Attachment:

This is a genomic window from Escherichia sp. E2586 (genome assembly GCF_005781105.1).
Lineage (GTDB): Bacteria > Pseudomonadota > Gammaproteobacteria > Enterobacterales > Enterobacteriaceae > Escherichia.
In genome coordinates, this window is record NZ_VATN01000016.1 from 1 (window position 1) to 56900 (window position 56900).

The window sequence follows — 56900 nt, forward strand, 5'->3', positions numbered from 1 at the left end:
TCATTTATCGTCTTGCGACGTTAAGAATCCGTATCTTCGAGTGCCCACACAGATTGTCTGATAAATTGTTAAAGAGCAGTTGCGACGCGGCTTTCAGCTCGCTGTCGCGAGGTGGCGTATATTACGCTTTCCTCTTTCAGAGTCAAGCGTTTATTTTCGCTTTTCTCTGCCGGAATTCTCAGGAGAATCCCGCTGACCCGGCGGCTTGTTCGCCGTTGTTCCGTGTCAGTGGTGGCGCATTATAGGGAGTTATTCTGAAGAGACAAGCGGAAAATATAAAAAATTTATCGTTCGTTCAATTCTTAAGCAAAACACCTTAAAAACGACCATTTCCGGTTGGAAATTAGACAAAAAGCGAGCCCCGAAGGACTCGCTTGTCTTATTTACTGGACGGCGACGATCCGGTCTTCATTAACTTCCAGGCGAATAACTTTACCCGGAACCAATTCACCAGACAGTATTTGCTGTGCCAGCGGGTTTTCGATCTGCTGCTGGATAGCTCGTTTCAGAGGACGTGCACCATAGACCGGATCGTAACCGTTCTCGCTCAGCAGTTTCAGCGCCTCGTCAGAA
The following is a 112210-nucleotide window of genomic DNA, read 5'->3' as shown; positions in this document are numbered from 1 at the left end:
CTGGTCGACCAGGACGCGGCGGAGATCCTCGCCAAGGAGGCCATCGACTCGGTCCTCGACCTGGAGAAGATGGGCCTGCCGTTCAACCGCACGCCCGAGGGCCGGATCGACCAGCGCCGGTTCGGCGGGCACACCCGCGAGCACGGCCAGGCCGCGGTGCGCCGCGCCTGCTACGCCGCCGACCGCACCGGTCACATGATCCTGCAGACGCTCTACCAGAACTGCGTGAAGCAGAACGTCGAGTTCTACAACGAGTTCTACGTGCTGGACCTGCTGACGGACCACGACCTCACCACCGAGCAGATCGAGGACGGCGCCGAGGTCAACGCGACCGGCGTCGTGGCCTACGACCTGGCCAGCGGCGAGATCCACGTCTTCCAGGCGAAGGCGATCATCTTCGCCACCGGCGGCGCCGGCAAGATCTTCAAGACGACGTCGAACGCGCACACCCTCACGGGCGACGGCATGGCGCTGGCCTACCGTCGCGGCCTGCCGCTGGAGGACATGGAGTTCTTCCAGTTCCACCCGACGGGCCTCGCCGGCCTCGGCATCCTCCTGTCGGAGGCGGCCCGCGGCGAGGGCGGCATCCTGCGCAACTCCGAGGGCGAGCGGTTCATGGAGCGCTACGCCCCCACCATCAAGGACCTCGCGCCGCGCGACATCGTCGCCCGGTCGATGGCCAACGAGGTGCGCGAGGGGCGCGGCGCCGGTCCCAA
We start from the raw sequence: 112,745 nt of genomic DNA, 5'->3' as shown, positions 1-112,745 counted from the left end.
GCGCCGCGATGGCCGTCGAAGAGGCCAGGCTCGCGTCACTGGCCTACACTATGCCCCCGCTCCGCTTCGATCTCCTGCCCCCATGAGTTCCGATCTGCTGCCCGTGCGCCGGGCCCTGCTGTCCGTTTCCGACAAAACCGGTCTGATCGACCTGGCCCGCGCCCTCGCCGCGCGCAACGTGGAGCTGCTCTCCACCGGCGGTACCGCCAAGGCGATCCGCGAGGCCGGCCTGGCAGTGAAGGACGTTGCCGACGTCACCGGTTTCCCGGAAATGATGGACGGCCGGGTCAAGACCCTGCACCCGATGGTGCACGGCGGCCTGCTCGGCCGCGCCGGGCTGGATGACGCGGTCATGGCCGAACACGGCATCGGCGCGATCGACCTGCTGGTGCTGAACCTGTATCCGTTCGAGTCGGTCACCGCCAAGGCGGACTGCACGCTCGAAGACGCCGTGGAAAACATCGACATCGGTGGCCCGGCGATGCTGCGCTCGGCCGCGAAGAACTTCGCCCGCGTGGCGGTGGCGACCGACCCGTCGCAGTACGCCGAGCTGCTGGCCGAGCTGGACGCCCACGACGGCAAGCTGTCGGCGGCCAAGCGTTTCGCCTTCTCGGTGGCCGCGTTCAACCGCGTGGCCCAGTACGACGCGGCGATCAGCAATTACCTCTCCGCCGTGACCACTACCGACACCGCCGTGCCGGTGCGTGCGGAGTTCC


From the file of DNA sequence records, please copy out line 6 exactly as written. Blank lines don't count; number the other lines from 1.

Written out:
The following is a 112210-nucleotide window of genomic DNA, read 5'->3' as shown; positions in this document are numbered from 1 at the left end: